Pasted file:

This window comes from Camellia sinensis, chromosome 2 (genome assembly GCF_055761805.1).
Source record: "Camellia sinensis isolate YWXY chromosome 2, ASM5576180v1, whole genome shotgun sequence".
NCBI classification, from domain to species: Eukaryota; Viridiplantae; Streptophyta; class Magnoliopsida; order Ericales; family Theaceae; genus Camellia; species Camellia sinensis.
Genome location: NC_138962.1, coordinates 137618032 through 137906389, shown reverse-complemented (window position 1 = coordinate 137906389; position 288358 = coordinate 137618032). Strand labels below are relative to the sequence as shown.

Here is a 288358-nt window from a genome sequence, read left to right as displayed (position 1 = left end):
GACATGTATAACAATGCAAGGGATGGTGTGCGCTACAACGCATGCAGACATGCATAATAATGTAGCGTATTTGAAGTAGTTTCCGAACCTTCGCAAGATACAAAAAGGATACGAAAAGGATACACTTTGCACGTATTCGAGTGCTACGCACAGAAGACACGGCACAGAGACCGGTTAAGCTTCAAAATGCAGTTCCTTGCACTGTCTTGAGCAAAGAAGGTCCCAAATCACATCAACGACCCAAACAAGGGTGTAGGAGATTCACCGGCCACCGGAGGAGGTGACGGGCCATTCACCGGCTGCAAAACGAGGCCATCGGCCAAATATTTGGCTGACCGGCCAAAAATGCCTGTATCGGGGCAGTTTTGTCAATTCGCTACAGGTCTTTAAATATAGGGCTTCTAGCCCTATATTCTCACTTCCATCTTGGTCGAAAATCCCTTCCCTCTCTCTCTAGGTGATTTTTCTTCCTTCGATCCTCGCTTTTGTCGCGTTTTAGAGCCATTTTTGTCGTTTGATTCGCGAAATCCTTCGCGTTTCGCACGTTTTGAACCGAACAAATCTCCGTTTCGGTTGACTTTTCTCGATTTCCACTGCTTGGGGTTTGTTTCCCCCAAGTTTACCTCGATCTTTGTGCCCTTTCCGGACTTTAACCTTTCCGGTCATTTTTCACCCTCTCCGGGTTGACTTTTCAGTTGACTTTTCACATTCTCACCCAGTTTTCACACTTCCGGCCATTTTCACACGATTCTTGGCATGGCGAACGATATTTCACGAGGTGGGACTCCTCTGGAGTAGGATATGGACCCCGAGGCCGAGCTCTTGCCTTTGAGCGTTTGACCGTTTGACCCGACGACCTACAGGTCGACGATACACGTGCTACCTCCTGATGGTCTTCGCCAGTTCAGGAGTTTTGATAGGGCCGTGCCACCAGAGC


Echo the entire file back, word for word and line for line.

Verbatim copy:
This window comes from Camellia sinensis, chromosome 2 (genome assembly GCF_055761805.1).
Source record: "Camellia sinensis isolate YWXY chromosome 2, ASM5576180v1, whole genome shotgun sequence".
NCBI classification, from domain to species: Eukaryota; Viridiplantae; Streptophyta; class Magnoliopsida; order Ericales; family Theaceae; genus Camellia; species Camellia sinensis.
Genome location: NC_138962.1, coordinates 137618032 through 137906389, shown reverse-complemented (window position 1 = coordinate 137906389; position 288358 = coordinate 137618032). Strand labels below are relative to the sequence as shown.

Here is a 288358-nt window from a genome sequence, read left to right as displayed (position 1 = left end):
GACATGTATAACAATGCAAGGGATGGTGTGCGCTACAACGCATGCAGACATGCATAATAATGTAGCGTATTTGAAGTAGTTTCCGAACCTTCGCAAGATACAAAAAGGATACGAAAAGGATACACTTTGCACGTATTCGAGTGCTACGCACAGAAGACACGGCACAGAGACCGGTTAAGCTTCAAAATGCAGTTCCTTGCACTGTCTTGAGCAAAGAAGGTCCCAAATCACATCAACGACCCAAACAAGGGTGTAGGAGATTCACCGGCCACCGGAGGAGGTGACGGGCCATTCACCGGCTGCAAAACGAGGCCATCGGCCAAATATTTGGCTGACCGGCCAAAAATGCCTGTATCGGGGCAGTTTTGTCAATTCGCTACAGGTCTTTAAATATAGGGCTTCTAGCCCTATATTCTCACTTCCATCTTGGTCGAAAATCCCTTCCCTCTCTCTCTAGGTGATTTTTCTTCCTTCGATCCTCGCTTTTGTCGCGTTTTAGAGCCATTTTTGTCGTTTGATTCGCGAAATCCTTCGCGTTTCGCACGTTTTGAACCGAACAAATCTCCGTTTCGGTTGACTTTTCTCGATTTCCACTGCTTGGGGTTTGTTTCCCCCAAGTTTACCTCGATCTTTGTGCCCTTTCCGGACTTTAACCTTTCCGGTCATTTTTCACCCTCTCCGGGTTGACTTTTCAGTTGACTTTTCACATTCTCACCCAGTTTTCACACTTCCGGCCATTTTCACACGATTCTTGGCATGGCGAACGATATTTCACGAGGTGGGACTCCTCTGGAGTAGGATATGGACCCCGAGGCCGAGCTCTTGCCTTTGAGCGTTTGACCGTTTGACCCGACGACCTACAGGTCGACGATACACGTGCTACCTCCTGATGGTCTTCGCCAGTTCAGGAGTTTTGATAGGGCCGTGCCACCAGAGC